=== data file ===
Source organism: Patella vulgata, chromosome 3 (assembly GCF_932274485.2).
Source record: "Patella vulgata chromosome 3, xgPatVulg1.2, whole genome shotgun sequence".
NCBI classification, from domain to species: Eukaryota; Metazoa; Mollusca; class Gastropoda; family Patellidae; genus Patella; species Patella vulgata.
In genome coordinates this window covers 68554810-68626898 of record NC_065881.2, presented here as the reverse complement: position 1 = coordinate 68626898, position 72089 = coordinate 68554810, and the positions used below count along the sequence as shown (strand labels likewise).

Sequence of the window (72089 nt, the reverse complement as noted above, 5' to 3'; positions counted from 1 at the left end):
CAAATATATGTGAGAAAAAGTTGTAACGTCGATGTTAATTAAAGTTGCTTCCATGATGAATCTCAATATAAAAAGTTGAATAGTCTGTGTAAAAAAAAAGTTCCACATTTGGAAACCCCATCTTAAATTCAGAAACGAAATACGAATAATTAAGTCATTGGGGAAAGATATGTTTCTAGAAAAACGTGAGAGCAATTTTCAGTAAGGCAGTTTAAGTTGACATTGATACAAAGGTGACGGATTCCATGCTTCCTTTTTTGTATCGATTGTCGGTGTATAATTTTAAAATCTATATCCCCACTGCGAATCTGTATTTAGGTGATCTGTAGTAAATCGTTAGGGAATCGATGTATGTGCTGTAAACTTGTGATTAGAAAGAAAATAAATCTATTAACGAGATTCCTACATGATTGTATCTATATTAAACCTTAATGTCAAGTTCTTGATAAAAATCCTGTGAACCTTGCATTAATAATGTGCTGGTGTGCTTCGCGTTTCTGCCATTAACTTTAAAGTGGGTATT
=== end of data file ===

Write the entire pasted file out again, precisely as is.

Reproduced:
Source organism: Patella vulgata, chromosome 3 (assembly GCF_932274485.2).
Source record: "Patella vulgata chromosome 3, xgPatVulg1.2, whole genome shotgun sequence".
NCBI classification, from domain to species: Eukaryota; Metazoa; Mollusca; class Gastropoda; family Patellidae; genus Patella; species Patella vulgata.
In genome coordinates this window covers 68554810-68626898 of record NC_065881.2, presented here as the reverse complement: position 1 = coordinate 68626898, position 72089 = coordinate 68554810, and the positions used below count along the sequence as shown (strand labels likewise).

Sequence of the window (72089 nt, the reverse complement as noted above, 5' to 3'; positions counted from 1 at the left end):
CAAATATATGTGAGAAAAAGTTGTAACGTCGATGTTAATTAAAGTTGCTTCCATGATGAATCTCAATATAAAAAGTTGAATAGTCTGTGTAAAAAAAAAGTTCCACATTTGGAAACCCCATCTTAAATTCAGAAACGAAATACGAATAATTAAGTCATTGGGGAAAGATATGTTTCTAGAAAAACGTGAGAGCAATTTTCAGTAAGGCAGTTTAAGTTGACATTGATACAAAGGTGACGGATTCCATGCTTCCTTTTTTGTATCGATTGTCGGTGTATAATTTTAAAATCTATATCCCCACTGCGAATCTGTATTTAGGTGATCTGTAGTAAATCGTTAGGGAATCGATGTATGTGCTGTAAACTTGTGATTAGAAAGAAAATAAATCTATTAACGAGATTCCTACATGATTGTATCTATATTAAACCTTAATGTCAAGTTCTTGATAAAAATCCTGTGAACCTTGCATTAATAATGTGCTGGTGTGCTTCGCGTTTCTGCCATTAACTTTAAAGTGGGTATT